The Kenyan Government has suspended all Worldcoin operations in the country.
Kenya’s Ministry of the Interior, Kithure Kindiki, raised concerns of privacy and data collection when posting its decision on Facebook.
“The Government is concerned by the ongoing activities of an organization calling itself ‘WORLD COIN’ which is involved in the registration of citizens through the collection of eyeball/iris data,” Kindiki said.
The identity crypto solution was co-founded by Sam Altman, CEO of OpenAI, the artificial intelligence company behind ChatGPT and DALL-E 2.
Worldcoin Investigation underway
Kenya has suspended all “activities” of Worldcoin, which collects iris data through an eyeball-scanning physical orb. This is until “relevant public agencies certify the absence of any risks to the general public whatsoever.”
Investigations are now underway to determine whether this is the case. “Relevant security, financial services and data protection agencies have commenced inquiries,” according to the Facebook statement signed by Minister Kithure Kindiki.
These agencies are looking into the legality of Worldcoin, along with the protection of user data and how the crypto protocol plans on using it.
“Appropriate action will be taken on any natural or juristic person who furthers, aids, abets or otherwise engages in or is connected with the activities afore described.”
What is Worldcoin?
The digital identity and crypto project launched in March 2023 with a goal to solve income inequality and online identity verification.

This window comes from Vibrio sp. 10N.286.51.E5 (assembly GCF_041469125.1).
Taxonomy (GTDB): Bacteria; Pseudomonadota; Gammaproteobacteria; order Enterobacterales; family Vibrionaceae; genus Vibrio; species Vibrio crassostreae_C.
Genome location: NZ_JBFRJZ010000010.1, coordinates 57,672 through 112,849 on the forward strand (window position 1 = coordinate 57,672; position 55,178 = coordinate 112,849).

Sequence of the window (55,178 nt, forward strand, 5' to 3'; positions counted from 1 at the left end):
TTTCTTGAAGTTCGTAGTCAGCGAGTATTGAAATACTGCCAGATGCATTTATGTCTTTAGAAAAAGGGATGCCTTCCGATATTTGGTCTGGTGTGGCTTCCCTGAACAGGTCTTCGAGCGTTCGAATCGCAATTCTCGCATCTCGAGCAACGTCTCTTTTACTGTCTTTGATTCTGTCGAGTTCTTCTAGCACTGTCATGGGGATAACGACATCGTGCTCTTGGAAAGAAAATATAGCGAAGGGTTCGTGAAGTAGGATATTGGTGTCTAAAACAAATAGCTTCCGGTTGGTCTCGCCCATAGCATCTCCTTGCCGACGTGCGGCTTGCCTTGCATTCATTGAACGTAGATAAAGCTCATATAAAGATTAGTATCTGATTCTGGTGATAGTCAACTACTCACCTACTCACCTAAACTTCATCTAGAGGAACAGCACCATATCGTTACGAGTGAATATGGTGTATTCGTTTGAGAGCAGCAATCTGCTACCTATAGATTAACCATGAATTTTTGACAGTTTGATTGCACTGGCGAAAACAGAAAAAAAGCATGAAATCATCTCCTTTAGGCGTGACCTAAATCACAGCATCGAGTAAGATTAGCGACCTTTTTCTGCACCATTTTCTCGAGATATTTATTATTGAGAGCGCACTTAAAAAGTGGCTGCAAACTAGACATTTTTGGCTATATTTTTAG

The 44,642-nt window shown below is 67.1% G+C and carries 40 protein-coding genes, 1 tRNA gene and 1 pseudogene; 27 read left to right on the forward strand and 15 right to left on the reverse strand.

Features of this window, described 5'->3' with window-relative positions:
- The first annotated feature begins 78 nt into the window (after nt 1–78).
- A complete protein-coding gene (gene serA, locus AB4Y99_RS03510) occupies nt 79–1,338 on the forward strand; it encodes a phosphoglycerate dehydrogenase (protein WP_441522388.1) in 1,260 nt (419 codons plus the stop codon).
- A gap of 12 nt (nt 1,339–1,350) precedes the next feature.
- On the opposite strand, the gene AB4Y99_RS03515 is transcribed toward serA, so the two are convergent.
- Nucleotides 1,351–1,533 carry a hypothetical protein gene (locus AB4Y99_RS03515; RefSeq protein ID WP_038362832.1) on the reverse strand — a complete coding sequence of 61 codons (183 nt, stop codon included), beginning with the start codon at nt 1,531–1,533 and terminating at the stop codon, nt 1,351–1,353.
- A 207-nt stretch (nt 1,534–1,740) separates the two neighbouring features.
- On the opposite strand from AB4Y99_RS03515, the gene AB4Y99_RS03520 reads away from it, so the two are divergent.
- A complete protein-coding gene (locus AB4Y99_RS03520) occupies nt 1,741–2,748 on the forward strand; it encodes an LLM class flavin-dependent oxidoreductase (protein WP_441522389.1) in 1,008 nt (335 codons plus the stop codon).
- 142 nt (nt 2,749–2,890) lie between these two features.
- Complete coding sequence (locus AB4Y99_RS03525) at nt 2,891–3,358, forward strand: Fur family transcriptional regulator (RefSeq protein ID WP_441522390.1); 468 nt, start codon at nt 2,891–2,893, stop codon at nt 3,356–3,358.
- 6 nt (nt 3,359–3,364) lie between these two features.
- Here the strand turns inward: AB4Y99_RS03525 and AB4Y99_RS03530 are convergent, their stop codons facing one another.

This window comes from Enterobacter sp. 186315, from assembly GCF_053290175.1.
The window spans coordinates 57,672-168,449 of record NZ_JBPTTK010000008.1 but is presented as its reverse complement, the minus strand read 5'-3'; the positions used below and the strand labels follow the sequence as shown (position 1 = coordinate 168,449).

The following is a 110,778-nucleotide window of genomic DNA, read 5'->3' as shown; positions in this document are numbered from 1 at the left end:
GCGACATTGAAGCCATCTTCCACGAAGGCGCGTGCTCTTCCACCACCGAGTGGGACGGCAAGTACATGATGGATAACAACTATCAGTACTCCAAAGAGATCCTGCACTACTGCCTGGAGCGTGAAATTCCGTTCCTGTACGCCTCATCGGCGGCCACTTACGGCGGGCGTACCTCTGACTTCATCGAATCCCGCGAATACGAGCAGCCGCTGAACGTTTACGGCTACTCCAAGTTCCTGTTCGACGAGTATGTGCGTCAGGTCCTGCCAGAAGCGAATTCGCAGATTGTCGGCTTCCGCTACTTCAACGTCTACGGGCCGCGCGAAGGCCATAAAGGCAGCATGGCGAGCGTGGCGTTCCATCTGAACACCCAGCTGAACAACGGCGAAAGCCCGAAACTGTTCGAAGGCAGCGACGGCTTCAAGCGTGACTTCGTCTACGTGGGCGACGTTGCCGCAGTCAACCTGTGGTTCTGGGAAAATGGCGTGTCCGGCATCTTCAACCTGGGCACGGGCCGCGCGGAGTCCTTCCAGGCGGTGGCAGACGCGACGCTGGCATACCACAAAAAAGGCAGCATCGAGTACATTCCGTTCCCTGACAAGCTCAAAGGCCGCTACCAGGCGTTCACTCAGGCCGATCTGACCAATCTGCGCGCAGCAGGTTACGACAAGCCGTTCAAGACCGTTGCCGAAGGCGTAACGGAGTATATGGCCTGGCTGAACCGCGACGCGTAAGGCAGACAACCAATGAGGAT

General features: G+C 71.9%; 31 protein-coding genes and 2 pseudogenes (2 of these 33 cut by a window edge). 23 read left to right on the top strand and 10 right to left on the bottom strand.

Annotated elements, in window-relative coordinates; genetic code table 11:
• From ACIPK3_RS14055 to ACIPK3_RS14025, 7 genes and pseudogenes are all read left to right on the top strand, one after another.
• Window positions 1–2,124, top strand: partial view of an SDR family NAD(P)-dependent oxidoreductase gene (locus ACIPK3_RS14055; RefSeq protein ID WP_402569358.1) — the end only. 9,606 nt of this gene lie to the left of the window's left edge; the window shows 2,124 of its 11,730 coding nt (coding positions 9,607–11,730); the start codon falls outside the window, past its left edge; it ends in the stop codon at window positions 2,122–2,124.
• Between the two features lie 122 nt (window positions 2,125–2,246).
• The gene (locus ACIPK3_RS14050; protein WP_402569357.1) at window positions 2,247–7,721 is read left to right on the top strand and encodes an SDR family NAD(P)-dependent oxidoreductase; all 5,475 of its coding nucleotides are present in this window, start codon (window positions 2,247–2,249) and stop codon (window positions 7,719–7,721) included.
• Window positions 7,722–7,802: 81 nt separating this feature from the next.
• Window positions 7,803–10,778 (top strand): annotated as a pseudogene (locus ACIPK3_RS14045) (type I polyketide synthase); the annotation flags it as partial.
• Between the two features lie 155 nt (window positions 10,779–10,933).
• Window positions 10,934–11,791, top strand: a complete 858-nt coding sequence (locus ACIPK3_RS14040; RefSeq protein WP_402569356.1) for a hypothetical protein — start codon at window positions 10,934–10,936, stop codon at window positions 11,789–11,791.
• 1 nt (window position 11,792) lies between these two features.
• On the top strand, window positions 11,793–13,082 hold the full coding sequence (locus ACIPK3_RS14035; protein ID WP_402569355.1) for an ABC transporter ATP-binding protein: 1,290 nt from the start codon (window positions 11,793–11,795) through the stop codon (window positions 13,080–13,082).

Its website said: “Worldcoin aims to establish universal access to the global economy regardless of country or background. It is designed to become the world’s largest human identity and financial network, giving ownership to everyone.”
Worldcoin is perhaps best known for its silver physical orb that lets investors interact with the crypto project and the native WLD token. Users scan their eyes to prove their identity. This helps tell apart humans from robots amidst the surge in convincing AI technology.
WLD tokens can then be issued to those whose identity is verified. Over two millions users have signed up to the platform, at the time of writing.
The ERC-20 token is primarily a governance cryptocurrency, according to the Worldcoin documentation. But it can also be used for payments and as a store of value.
As of 2 August, WLD’s price is seeing a slight rise in the short term, despite Kenya’s ban of the crypto project. It is up 3% in the past 24 hours and 44% since the token’s recent launch on 24 July. However it is down 33% from its all-time high that occurred during its launch day price surge.
WLD under scrutiny
Kenya is not the only country to open investigations into the new crypto project. A number of European regulators are scrutinising Worldcoin, including the Information Commissions Office (ICO), the UK’s data watchdog.
Companies and organisations “need to have a clear lawful basis to process personal data. Where they are relying on consent, this needs to be freely given and capable of being withdrawn without detriment,” an ICO spokesperson told Coindesk.
Similarly, a German data watchdog has opened investigations into the crypto project. It raised concerns over large-scale processing of biometric data.
Investigations from The Bavarian State Office for Data Protection Supervision began back in November 2022. There were fears that Worldcoin would process “sensitive data at a very large scale”, the regulator’s president Michael Will told Reuters.
As Worldcoin’s parent company Tools For Humanity is headquartered in Germany, Will explained the Bavarian watchdog is the lead investigator due to the European Union’s data protection laws.
“These technologies are at first sight neither established nor well analysed for the specific core purpose of the processing in the field of transferring financial information,” Will said.